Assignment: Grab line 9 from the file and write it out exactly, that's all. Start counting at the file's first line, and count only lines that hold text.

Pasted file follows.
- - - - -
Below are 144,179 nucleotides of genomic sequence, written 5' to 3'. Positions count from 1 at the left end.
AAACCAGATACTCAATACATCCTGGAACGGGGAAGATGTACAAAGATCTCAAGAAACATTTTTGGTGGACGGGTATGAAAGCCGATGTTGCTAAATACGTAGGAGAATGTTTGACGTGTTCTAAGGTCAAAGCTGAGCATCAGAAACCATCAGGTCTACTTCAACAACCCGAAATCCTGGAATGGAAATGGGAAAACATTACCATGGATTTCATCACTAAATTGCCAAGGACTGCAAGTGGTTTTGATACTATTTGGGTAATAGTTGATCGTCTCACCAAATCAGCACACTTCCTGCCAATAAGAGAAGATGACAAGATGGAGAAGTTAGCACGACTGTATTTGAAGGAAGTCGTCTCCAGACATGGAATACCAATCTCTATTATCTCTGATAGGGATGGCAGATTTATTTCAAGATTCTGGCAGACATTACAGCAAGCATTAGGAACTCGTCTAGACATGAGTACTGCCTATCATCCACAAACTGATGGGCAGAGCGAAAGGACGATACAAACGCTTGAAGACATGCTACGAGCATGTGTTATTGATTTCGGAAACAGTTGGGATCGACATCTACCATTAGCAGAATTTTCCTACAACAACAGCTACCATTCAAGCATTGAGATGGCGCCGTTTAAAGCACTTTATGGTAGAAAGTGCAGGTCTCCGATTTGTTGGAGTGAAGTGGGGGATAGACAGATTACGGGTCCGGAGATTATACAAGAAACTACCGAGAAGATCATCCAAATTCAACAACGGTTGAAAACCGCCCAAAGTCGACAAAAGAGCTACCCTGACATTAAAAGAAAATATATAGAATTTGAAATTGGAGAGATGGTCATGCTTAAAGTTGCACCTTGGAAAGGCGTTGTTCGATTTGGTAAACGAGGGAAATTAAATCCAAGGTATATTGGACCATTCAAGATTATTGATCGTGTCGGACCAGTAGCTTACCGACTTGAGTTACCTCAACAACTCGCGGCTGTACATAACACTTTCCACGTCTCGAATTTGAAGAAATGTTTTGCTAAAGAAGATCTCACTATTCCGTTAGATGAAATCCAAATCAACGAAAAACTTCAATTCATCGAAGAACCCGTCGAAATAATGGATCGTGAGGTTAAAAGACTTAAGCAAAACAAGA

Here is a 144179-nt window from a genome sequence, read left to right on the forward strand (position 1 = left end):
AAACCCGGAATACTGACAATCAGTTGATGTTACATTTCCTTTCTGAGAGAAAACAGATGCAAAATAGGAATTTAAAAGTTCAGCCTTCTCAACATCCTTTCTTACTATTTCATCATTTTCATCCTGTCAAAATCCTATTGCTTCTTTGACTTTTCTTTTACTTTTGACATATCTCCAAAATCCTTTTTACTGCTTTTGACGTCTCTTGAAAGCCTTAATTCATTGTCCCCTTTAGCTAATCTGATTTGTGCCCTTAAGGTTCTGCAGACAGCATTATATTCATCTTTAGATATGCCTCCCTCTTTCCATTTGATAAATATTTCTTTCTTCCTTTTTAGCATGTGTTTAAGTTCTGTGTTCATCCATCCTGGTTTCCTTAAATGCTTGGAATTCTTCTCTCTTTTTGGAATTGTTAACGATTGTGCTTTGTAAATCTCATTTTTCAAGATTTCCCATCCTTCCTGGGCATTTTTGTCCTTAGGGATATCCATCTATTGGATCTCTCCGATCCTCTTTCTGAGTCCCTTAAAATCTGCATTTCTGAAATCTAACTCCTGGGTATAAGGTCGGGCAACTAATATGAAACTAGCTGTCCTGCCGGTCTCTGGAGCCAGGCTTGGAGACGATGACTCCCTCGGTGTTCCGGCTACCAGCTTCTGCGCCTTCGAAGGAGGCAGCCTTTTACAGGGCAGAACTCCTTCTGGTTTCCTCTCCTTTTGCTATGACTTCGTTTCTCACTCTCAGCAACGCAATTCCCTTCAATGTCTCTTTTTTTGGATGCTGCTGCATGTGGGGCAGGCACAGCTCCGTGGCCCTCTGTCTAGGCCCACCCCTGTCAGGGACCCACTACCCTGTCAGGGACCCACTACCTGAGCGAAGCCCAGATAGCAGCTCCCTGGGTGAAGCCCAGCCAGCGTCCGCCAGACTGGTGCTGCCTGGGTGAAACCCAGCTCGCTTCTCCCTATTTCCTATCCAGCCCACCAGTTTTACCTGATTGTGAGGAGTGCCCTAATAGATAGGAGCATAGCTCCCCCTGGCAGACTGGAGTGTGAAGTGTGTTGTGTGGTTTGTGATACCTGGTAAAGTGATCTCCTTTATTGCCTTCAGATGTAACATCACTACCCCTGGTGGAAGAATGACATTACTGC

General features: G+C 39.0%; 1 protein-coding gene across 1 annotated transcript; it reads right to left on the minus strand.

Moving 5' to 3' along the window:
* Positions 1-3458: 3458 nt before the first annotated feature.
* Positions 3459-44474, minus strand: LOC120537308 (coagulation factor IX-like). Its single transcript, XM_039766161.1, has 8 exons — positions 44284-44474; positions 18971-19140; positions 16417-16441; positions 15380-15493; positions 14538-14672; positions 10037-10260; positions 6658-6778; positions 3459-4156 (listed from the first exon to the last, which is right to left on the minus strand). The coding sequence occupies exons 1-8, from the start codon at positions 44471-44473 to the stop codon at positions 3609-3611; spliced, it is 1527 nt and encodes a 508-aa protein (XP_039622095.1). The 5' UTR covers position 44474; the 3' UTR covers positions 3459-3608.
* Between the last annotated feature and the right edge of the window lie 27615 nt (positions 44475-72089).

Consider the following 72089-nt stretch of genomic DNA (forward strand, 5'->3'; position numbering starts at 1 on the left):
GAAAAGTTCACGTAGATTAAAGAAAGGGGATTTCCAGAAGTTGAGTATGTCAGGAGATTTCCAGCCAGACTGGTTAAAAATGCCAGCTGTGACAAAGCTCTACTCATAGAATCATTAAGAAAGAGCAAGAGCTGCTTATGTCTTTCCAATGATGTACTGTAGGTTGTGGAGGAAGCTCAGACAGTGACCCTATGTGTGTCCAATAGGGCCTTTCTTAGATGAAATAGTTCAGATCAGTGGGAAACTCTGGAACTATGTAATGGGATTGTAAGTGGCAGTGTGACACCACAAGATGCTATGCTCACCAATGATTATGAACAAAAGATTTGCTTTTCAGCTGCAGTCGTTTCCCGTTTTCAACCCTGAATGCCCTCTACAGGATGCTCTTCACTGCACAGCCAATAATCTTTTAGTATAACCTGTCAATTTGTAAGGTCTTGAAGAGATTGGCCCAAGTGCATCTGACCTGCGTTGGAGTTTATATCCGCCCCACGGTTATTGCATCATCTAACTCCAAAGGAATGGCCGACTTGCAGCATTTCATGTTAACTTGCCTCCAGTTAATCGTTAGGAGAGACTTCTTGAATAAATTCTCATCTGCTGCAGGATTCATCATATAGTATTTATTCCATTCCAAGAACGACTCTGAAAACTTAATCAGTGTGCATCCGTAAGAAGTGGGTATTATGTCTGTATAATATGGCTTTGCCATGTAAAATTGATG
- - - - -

* Between the last annotated feature and the right edge of the window lie 27615 nt (positions 44475-72089).